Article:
Brain function linked to birth size in groundbreaking new study

Feb 18, 2011

Scientists have discovered the first evidence linking brain function variations between the left and right sides of the brain to size at birth and the weight of the placenta. The finding could shed new light on the causes of mental health problems in later life.

The research, conducted at the University of Southampton and the Medical Research Council (MRC) Lifecourse Epidemiology Unit at Southampton General Hospital, reveals that children who were born small, with relatively large placentas, showed more activity on the right side of their brains than the left. It is this pattern of that has been linked with mood disorders such as depression.

The study adds to a growing body of evidence showing that adverse environments experienced by fetuses during pregnancy (indicated by smaller birth size and larger placental size) can cause long-term changes in the function of the brain.

"The way we grow before birth is influenced by many things including what our mothers eat during pregnancy and how much stress they are experiencing. This can have long-lasting implications for our mental and physical health in later life," explains Dr Alexander Jones, an epidemiologist, who led the study at the University of Southampton.

"This is the first time we've been able to link growth before birth to brain activity many years later. We hope this research can begin to shed new light on why certain people are more prone to diseases such as depression."

The neurological responses of 140 children from Southampton, aged between eight and nine, were monitored for the study. Tests evaluated blood flow to the brain in response to increased brain activity, exposing differences in the activity of the two sides. Dr Jones measured tiny fluctuations in the temperature of the tympanic membrane in each ear, which indicate blood flow into different parts of the brain.

Disproportionate growth of the placenta and the fetus is thought to occur in pregnancies where the mother has been experiencing stress or where there have been problems with the availability of nutrients. Previous research has linked this pattern of growth to other diseases such as hypertension and greater physical responses to stress in later life.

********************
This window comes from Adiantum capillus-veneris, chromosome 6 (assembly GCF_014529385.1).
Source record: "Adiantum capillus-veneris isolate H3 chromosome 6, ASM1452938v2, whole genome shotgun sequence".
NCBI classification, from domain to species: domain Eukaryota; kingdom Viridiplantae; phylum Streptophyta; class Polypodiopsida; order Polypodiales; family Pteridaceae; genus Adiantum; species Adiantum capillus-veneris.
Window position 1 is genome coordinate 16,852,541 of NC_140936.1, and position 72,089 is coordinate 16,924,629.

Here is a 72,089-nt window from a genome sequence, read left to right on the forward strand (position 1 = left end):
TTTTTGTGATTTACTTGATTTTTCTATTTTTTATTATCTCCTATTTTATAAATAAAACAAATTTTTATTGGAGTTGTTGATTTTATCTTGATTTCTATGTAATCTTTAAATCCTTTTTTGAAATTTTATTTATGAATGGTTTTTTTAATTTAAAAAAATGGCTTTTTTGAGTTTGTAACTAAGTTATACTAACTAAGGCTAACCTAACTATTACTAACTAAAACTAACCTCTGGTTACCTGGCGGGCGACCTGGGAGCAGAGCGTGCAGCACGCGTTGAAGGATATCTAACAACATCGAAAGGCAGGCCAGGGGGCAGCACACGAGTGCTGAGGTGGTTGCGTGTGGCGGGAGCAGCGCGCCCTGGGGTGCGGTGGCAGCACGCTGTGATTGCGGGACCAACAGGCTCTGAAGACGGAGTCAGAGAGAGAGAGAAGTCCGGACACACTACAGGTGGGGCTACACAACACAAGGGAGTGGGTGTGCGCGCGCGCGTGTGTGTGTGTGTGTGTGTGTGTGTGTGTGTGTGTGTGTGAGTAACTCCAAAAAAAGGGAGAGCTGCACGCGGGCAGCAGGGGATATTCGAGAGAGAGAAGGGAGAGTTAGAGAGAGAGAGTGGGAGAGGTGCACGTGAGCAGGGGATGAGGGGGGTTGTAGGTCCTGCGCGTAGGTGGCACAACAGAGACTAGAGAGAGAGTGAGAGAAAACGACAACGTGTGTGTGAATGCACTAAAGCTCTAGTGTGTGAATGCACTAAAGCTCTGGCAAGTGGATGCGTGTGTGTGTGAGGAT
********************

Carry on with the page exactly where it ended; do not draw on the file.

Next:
The research by Dr Jones and colleagues, has been published in the online science journal, PLoS ONE.

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More information: A pdf of the full paper is freely available at: www.plosone.org/article/fetchO… 1&representation=PDF

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User comments : 6

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Moebius
5 / 5 (1) Feb 18, 2011
I've noticed an apparent connection between birth order and size. Younger siblings seem to be bigger (and dumber?) more often than not.
Birthmark
not rated yet Feb 18, 2011
I've noticed an apparent connection between birth order and size. Younger siblings seem to be bigger (and dumber?) more often than not.


I always hear this connection that the oldest sibling is the most intelligent, and it seems to be true in certain cases (maybe the majority of cases) but of course there are exceptions and I've noticed that as well.

I wonder if the birth order has a connection on the weight of the placenta and/or baby.
gwrede
5 / 5 (1) Feb 19, 2011
I've noticed an apparent connection between birth order and size. Younger siblings seem to be bigger (and dumber?) more often than not.
I always hear this connection that the oldest sibling is the most intelligent, and it seems to be true in certain cases (maybe the majority of cases) but of course there are exceptions and I've noticed that as well.

I wonder if the birth order has a connection on the weight of the placenta and/or baby.
That's very interesting. I have noticed the same thing. And I have not seen too many studies about it, which is surprising, since siblings are all over the place, and birth weight and placenta weight data are routinely recorded in most countries anyway.

One would expect the reverse to be true, that is, that later siblings would be smarter, stronger and better in all measurable ways. One could think that mother's body sort-of gets used to bearing children, which should result in better quality down the line.
Beard
5 / 5 (1) Feb 19, 2011
The basic finding that firstborns have higher IQ scores has itself been disputed. One group of researchers examined data from the National Longitudinal Survey of Youth (NLSY) (USA), which gave them the opportunity to look at a large randomly selected sample of US families. The sample included children whose academic performance had been reviewed multiple times throughout their academic careers. This study found no relationship between birth order and intelligence.


en.wikipedia.org/wiki/Birth_order

High birth mass is also directly linked to increased IQ.
ubavontuba
3 / 5 (2) Feb 26, 2011
High birth mass is also directly linked to increased IQ.
Especially, if the head is particularly large.
Moebius
not rated yet Feb 28, 2011
How many really big AND really smart people are there? Seems to me the majority of smart people are not big people. And by big I don't mean necessarily tall, the big people I am talking about are bigger boned, thicker and stouter.

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